What is Micro-Branding? Traditionally the term has been defined as a local brand serving a specific geographic location or a niche market. However, the discipline has evolved to mean much more. The rapid expansion of the internet has made it possible and sometimes necessary to categorize customer groups into more specific, targeted segments. Large companies and organizations are embracing this practice, realizing the opportunities in marketing directly to the needs of focused consumer groups.
In practice, this concept this is nothing new. For years there have been lesser known products that have found success with small groups of consumers. Specialty wines, fine art, niche products – all bought by thousands of people time and time again – but most of us have never heard of them. They are successful thanks to a relatively small group of enthusiasts with a high brand loyalty. Many times these products find a worldwide audience without achieving mainstream success.
With the advent of the search engines, social media and other inexpensive, yet powerful direct communication tools, it’s now possible for companies to create products or services that are focused on a very specific group of consumers. By pinpointing potential consumer groups that gather together in online sites and communities you have the opportunity to exponentially broaden the number of individuals and groups interested in your brand. Put simply, the internet facilitates reaching enough people with the same interests to make it worth the cost to produce specialized products that may not appeal to mainstream markets.
While traditional mass marketing feels unfocused, unappealing, and full of empty promises, the micro-brand delivers a personalized message through a unique proposition. Additionally, micro-branded products and services can achieve higher brand loyalty by fulfilling a very specific need.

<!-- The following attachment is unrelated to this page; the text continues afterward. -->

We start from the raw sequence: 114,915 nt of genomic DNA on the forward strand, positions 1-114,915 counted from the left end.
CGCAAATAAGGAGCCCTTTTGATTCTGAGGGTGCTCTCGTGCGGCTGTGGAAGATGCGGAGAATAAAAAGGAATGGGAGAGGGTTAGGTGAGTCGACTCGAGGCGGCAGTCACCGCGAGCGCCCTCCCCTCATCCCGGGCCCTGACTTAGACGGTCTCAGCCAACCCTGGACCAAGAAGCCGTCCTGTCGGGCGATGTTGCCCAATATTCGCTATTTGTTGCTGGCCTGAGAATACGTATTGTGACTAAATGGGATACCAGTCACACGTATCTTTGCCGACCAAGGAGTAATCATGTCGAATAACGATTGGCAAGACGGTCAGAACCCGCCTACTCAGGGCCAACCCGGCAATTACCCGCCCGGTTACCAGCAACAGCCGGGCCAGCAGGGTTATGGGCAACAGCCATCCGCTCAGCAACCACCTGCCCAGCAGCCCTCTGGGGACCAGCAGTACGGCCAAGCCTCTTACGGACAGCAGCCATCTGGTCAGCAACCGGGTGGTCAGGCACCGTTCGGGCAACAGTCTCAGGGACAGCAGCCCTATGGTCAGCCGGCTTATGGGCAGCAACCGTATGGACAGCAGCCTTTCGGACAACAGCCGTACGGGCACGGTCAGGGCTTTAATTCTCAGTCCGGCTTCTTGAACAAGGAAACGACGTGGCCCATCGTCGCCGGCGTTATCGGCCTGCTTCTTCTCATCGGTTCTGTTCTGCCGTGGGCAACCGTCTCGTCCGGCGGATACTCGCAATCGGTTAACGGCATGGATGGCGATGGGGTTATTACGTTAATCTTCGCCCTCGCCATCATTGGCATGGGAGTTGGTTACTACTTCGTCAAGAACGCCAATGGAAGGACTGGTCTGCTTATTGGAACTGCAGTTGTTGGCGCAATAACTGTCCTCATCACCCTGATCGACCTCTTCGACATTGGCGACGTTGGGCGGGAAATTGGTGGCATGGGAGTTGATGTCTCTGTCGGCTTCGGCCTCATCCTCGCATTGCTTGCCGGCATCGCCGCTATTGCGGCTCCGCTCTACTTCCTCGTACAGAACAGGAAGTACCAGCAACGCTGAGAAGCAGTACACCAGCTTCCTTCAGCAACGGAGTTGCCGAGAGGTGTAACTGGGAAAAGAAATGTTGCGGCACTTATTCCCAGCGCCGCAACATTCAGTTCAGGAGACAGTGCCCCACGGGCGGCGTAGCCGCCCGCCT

However there are certainly challenges to the micro-branding approach. The first is creating the right message. To appeal to a specific consumer group it is crucial to get it right. Listening to the target community is imperative to understanding their needs and determining how best to communicate the deliverables of your brand. Paying close attention to user experiences and feedback to know where your messaging or perhaps your brand, has failed to deliver on its promise.
But perhaps the most challenging aspect of micro-branding, especially for large companies offering a variety of different products, is not losing brand identity. Care must be taken to make sure that the messages delivered through micro-marketing don’t contradict the core aspects of the brand. Consumer niches provide tremendous opportunity, but aren’t worth perusing if they compromise the identity of the underlying brand.
Craig Johnson is the chief strategist and co-founder of Matchstic, a premier brand identity house. His Atlanta based branding agency helps organizations create passionate brands that are memorable, relevant, and lasting. Specializing in brand development through process driven solutions, Matchstic’s services include: brand audit, brand positioning and strategy, brand and product naming and brand identity development. Matchstic’s brand architects forge positive change and accomplish business objectives through creative thinking and smart design.